But voters are also being reminded about a situation they have overwhelmingly found to be unsavory. About 8 in 10 said Trump at least did something wrong when the 2016 hush money payments to adult-film actress Stormy Daniels were first in the news back in 2018. And polling has shown as many as 7 in 10 say it’s a crime to pay someone to remain silent about an issue that could affect an election (which is basically the substance of the charges).

Also, even that Associated Press-NORC poll showed 50 percent of voters said a conviction in this case would render Trump unfit for office. Just 29 percent said it wouldn’t matter.

We’ve also seen in polls that a potentially decisive number of Americans say they’d flip their votes if Trump is convicted of a crime. Whether that would hold — and on this case, specifically — is a huge question.

Democrats’ hands-off approach could be tested.

There is a remarkable asymmetry in the political debate over Trump’s criminal trial. While Trump and his allies are all over it, Democrats and the Biden campaign are basically ignoring it.

About the closest the Biden campaign has come to weighing in was a news release this week which slyly included the words “stormy” and “hush” and alluded to Trump nodding off. But it was about abortion.

This is all in keeping with Democrats’ general approach to Trump’s criminal cases. While Republicans have leaped to decry things such as Trump’s indictments and the FBI search of Mar-a-Lago in August 2022 — often before they know much of anything about the situations — Democrats have generally been content to merely say that “no one is above the law” and leave it at that.

But that’s going to be tested moving forward. The legal system is limited in how it can defend itself, with litigators and judges generally letting their work and courtroom remarks speak for themselves. And at some point, you’d think Democrats would want to drive home Trump’s behavior at the trial and how it’s symptomatic of his chaotic presidency.

Of course, they also might not want to bet too heavily on the outcome of a trial the American people haven’t shown they’re overly concerned about.

One of the most consequential facets of the 2024 election is how Americans have warmed to Trump’s first term. Call it “amnesia” or anything else, but it’s a significant factor. To the extent people continue to remember the grass being greener, that’s likely to weigh significantly on who wins in November.

But it will apparently only take Trump so far.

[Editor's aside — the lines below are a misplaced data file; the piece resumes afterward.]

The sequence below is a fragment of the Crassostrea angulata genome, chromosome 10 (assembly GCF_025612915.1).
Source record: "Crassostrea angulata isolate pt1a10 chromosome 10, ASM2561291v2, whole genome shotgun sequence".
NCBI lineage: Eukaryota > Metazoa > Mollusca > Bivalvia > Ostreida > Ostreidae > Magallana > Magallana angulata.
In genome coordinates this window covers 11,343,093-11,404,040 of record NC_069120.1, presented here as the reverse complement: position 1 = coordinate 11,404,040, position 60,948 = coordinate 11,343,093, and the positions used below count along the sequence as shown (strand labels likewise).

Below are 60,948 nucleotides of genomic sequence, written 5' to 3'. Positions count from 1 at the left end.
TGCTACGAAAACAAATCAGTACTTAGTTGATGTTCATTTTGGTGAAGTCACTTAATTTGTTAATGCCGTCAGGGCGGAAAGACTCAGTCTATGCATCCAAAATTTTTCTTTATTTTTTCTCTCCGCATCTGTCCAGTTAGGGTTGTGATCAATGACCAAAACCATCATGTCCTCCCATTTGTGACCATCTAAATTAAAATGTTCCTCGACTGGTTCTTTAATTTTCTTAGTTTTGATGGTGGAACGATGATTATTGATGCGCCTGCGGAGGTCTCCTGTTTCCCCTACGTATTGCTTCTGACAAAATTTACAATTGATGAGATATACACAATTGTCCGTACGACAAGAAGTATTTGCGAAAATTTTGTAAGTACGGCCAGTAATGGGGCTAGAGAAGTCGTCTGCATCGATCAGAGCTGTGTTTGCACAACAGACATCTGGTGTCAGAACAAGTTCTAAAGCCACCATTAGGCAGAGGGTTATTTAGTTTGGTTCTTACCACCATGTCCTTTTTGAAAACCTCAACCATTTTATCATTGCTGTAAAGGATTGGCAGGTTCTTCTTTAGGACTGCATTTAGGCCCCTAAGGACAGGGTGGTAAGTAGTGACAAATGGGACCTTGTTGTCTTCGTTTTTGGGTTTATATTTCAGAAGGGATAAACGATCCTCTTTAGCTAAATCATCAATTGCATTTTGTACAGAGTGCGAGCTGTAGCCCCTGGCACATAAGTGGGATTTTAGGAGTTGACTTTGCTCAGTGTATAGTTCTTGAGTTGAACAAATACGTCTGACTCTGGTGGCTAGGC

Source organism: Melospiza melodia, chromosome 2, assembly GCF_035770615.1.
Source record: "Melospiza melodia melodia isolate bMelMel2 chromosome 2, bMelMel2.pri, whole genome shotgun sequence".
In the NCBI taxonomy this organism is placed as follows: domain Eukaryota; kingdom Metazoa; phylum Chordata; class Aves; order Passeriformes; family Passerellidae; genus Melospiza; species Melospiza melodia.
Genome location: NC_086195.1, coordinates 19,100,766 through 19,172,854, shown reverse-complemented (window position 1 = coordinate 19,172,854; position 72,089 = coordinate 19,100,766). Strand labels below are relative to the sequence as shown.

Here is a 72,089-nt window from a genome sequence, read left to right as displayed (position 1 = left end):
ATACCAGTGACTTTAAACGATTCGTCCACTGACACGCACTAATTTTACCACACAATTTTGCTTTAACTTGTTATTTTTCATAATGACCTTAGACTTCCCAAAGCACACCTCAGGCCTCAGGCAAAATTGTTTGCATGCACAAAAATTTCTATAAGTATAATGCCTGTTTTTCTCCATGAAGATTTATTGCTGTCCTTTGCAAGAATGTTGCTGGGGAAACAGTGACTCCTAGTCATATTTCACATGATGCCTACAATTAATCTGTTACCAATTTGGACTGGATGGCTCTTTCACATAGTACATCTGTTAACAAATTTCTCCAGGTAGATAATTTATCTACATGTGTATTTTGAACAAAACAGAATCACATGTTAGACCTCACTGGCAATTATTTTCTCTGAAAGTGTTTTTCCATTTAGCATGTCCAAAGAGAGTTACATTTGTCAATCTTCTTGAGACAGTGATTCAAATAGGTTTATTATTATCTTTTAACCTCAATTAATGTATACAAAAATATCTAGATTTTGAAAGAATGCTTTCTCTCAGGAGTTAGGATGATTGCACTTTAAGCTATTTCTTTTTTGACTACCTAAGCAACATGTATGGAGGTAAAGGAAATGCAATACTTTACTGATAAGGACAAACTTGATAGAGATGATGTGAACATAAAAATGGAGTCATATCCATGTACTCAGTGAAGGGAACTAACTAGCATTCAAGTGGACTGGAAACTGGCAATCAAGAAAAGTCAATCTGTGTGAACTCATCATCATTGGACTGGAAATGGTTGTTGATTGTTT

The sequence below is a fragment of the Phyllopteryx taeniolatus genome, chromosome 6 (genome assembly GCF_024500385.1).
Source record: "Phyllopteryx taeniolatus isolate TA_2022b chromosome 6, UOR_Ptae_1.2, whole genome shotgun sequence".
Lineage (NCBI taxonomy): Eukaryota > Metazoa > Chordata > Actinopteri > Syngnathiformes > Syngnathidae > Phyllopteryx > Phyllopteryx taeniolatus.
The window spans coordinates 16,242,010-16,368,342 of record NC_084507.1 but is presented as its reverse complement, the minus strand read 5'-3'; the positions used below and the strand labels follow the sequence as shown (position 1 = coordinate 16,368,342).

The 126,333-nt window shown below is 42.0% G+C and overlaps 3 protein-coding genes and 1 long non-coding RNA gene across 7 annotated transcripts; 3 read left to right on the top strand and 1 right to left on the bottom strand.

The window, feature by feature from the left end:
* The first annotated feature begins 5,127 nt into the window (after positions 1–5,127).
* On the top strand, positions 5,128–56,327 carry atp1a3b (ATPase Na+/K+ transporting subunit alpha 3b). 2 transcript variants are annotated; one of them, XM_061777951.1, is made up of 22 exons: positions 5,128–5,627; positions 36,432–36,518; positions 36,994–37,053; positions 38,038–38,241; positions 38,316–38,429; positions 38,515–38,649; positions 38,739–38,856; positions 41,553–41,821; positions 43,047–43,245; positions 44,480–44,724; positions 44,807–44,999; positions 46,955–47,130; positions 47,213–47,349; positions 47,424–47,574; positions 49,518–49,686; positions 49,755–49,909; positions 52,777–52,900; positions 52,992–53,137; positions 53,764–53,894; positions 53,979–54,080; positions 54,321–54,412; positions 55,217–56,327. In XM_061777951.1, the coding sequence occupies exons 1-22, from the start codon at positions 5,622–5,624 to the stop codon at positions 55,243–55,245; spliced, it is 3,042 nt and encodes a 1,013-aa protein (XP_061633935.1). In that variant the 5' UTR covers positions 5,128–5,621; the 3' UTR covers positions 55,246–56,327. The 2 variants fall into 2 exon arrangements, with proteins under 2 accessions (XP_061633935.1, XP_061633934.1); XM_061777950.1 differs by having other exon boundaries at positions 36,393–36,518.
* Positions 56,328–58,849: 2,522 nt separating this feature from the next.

A new Yahoo News/YouGov poll provides some interesting findings on this front. It finds 49 percent of people retrospectively approve of Trump’s presidency — higher than that number was at virtually any juncture of his actual presidency — and just 40 percent approve of President Biden’s. Voters were more likely by double digits to say Trump accomplished things than that Biden did. And asked to choose directly whether they were better off under Trump or Biden, voters chose Trump 45 percent to 34 percent.

And yet! The poll shows the race deadlocked — 44-44 in a head-to-head, and 42-42 if you include third-party candidates.

Part of that imbalance is probably polarization and Democrats not being enthusiastic about Biden’s presidency — but still opposing Trump. But it’s logical to think it might also owe to Trump’s legal problems and other personal factors.

Whatever the case, it’s worth keeping an eye on — particularly if Democrats can, in fact, drive home what voters disliked about Trump before and drive the above numbers down.

“Trump deploys favorite political tool, social media, as legal cudgel” (Washington Post)“Biden’s handling of Gaza shakes his support in the Black community” (Washington Post)“Trump is overstating the problem of having to be in court” (Washington Post)“The politics of the swiftly dismissed Mayorkas impeachment trial” (Washington Post)“Sheehy apologized and asked for leniency after alleged 2015 gun incident” (Washington Post)“As Civil Rights Era Fades From Memory, Generation Gap Divides Black Voters” (New York Times)“2 of Trump’s jurors are lawyers. Would they acquit on a technicality?” (Politico)

This post appeared first on The Washington Post